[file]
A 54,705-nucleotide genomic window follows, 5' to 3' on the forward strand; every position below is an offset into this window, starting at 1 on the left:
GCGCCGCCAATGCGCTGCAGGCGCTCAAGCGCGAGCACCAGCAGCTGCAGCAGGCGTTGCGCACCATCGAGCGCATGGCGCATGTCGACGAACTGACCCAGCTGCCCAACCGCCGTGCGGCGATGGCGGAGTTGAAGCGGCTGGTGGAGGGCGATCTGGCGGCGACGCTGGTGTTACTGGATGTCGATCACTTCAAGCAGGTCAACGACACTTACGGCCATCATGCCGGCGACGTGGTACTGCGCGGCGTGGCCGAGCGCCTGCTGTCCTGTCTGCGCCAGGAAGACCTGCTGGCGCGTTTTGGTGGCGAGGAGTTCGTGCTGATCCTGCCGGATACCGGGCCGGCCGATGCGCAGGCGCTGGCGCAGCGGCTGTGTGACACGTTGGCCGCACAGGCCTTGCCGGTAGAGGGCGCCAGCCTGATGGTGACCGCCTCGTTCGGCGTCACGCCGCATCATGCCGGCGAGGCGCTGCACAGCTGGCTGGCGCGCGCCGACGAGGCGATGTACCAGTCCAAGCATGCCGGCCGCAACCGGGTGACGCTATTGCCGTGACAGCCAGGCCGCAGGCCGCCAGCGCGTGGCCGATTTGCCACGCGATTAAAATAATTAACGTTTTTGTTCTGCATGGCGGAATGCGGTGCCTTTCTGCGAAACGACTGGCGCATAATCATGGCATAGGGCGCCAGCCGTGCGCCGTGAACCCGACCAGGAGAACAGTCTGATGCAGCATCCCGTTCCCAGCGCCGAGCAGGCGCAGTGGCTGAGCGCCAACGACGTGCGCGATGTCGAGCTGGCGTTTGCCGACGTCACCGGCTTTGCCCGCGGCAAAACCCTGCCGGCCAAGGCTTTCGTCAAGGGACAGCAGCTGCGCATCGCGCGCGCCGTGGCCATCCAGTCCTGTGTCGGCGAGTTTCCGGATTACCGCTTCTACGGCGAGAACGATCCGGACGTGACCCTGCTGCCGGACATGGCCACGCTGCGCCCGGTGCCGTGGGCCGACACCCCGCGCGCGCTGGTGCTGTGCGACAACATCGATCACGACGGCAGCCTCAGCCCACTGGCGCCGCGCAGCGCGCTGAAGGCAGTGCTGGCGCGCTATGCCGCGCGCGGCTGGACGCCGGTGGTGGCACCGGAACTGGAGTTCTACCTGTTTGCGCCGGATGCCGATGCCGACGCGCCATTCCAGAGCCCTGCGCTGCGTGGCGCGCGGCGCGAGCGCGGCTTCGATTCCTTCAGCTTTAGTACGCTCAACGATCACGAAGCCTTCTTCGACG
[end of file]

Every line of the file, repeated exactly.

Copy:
A 54,705-nucleotide genomic window follows, 5' to 3' on the forward strand; every position below is an offset into this window, starting at 1 on the left:
GCGCCGCCAATGCGCTGCAGGCGCTCAAGCGCGAGCACCAGCAGCTGCAGCAGGCGTTGCGCACCATCGAGCGCATGGCGCATGTCGACGAACTGACCCAGCTGCCCAACCGCCGTGCGGCGATGGCGGAGTTGAAGCGGCTGGTGGAGGGCGATCTGGCGGCGACGCTGGTGTTACTGGATGTCGATCACTTCAAGCAGGTCAACGACACTTACGGCCATCATGCCGGCGACGTGGTACTGCGCGGCGTGGCCGAGCGCCTGCTGTCCTGTCTGCGCCAGGAAGACCTGCTGGCGCGTTTTGGTGGCGAGGAGTTCGTGCTGATCCTGCCGGATACCGGGCCGGCCGATGCGCAGGCGCTGGCGCAGCGGCTGTGTGACACGTTGGCCGCACAGGCCTTGCCGGTAGAGGGCGCCAGCCTGATGGTGACCGCCTCGTTCGGCGTCACGCCGCATCATGCCGGCGAGGCGCTGCACAGCTGGCTGGCGCGCGCCGACGAGGCGATGTACCAGTCCAAGCATGCCGGCCGCAACCGGGTGACGCTATTGCCGTGACAGCCAGGCCGCAGGCCGCCAGCGCGTGGCCGATTTGCCACGCGATTAAAATAATTAACGTTTTTGTTCTGCATGGCGGAATGCGGTGCCTTTCTGCGAAACGACTGGCGCATAATCATGGCATAGGGCGCCAGCCGTGCGCCGTGAACCCGACCAGGAGAACAGTCTGATGCAGCATCCCGTTCCCAGCGCCGAGCAGGCGCAGTGGCTGAGCGCCAACGACGTGCGCGATGTCGAGCTGGCGTTTGCCGACGTCACCGGCTTTGCCCGCGGCAAAACCCTGCCGGCCAAGGCTTTCGTCAAGGGACAGCAGCTGCGCATCGCGCGCGCCGTGGCCATCCAGTCCTGTGTCGGCGAGTTTCCGGATTACCGCTTCTACGGCGAGAACGATCCGGACGTGACCCTGCTGCCGGACATGGCCACGCTGCGCCCGGTGCCGTGGGCCGACACCCCGCGCGCGCTGGTGCTGTGCGACAACATCGATCACGACGGCAGCCTCAGCCCACTGGCGCCGCGCAGCGCGCTGAAGGCAGTGCTGGCGCGCTATGCCGCGCGCGGCTGGACGCCGGTGGTGGCACCGGAACTGGAGTTCTACCTGTTTGCGCCGGATGCCGATGCCGACGCGCCATTCCAGAGCCCTGCGCTGCGTGGCGCGCGGCGCGAGCGCGGCTTCGATTCCTTCAGCTTTAGTACGCTCAACGATCACGAAGCCTTCTTCGACG